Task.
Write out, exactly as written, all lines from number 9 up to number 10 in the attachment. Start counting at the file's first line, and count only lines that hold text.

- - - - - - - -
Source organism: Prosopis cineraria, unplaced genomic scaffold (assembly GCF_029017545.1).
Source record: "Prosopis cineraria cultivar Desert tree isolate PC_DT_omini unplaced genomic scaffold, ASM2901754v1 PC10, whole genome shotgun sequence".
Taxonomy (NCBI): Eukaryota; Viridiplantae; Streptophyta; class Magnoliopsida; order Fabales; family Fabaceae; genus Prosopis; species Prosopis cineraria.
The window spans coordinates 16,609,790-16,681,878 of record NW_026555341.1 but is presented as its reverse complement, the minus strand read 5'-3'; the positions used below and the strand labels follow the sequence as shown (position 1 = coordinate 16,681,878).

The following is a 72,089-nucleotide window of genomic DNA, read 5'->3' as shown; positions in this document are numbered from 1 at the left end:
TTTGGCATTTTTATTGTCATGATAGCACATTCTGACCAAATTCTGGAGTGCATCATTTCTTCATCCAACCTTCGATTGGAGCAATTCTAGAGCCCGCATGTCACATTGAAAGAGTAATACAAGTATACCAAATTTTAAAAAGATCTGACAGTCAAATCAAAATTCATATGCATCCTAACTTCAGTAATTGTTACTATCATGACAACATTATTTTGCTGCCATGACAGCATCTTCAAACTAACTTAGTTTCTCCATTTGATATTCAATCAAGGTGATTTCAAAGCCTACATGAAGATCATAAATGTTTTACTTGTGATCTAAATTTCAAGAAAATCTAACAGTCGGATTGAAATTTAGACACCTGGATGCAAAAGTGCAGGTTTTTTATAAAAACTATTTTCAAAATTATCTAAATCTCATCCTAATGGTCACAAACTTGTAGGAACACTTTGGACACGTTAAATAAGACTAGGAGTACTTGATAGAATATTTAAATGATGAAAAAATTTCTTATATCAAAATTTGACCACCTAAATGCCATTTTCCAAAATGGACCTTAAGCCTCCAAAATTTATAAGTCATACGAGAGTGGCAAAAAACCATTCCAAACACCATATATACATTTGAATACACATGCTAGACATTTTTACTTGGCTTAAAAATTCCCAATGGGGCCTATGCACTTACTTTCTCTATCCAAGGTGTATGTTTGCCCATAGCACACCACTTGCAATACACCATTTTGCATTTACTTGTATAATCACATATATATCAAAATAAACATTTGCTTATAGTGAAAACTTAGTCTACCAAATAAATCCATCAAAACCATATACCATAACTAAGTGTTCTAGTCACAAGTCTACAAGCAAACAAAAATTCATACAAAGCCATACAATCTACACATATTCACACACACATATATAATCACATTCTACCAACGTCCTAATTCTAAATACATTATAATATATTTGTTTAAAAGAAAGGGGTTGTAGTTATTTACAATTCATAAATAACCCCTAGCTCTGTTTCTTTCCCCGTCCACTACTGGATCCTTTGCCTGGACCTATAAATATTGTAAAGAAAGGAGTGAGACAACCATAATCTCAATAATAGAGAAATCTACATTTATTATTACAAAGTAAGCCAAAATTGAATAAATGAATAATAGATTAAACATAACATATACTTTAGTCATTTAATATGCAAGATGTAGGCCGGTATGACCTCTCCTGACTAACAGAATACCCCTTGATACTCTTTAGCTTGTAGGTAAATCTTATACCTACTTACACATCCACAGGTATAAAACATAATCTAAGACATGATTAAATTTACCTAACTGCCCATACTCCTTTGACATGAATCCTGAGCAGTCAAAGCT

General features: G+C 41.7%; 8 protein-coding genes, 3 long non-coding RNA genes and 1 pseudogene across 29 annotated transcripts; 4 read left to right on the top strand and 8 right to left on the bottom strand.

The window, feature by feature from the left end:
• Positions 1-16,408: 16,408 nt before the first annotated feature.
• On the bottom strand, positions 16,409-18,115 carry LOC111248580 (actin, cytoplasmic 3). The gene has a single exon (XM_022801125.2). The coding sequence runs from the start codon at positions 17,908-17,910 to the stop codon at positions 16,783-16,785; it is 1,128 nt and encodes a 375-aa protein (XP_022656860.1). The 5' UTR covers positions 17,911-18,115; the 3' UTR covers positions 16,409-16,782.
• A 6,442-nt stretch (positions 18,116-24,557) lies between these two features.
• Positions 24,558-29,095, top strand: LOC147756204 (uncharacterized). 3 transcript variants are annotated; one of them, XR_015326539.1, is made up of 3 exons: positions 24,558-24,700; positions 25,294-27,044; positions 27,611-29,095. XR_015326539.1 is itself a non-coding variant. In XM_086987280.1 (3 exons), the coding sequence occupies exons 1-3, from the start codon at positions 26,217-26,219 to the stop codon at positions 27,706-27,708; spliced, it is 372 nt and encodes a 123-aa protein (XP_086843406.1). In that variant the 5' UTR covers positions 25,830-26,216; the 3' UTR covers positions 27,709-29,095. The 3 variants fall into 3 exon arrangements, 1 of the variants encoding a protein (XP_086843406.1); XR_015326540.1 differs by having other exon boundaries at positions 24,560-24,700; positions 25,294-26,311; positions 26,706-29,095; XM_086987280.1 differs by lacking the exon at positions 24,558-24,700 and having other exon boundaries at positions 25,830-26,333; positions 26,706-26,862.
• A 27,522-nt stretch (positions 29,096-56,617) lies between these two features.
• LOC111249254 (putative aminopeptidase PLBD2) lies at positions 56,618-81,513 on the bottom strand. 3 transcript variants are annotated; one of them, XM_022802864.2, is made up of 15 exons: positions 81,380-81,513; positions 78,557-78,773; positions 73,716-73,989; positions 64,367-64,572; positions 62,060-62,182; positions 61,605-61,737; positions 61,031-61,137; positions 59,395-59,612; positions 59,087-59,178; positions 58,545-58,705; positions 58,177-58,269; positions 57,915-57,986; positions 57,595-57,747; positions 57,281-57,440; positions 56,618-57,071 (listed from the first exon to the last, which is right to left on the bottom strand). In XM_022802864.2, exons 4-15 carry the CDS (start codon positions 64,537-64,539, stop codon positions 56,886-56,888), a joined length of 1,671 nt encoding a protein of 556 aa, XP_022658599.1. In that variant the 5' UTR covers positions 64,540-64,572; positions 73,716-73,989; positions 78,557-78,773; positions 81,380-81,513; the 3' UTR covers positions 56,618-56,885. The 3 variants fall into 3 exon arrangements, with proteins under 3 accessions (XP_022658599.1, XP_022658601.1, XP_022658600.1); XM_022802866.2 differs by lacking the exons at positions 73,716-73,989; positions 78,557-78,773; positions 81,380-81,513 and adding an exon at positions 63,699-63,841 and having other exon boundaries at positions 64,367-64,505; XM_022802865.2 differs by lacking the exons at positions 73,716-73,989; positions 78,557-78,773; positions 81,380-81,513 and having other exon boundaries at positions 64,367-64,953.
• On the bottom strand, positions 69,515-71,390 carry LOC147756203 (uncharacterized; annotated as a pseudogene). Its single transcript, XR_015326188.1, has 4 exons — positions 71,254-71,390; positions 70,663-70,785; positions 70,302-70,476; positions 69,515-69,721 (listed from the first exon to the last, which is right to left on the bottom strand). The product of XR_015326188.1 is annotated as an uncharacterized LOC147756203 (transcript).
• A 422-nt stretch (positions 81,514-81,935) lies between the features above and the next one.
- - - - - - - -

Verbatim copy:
• Positions 1-16,408: 16,408 nt before the first annotated feature.
• On the bottom strand, positions 16,409-18,115 carry LOC111248580 (actin, cytoplasmic 3). The gene has a single exon (XM_022801125.2). The coding sequence runs from the start codon at positions 17,908-17,910 to the stop codon at positions 16,783-16,785; it is 1,128 nt and encodes a 375-aa protein (XP_022656860.1). The 5' UTR covers positions 17,911-18,115; the 3' UTR covers positions 16,409-16,782.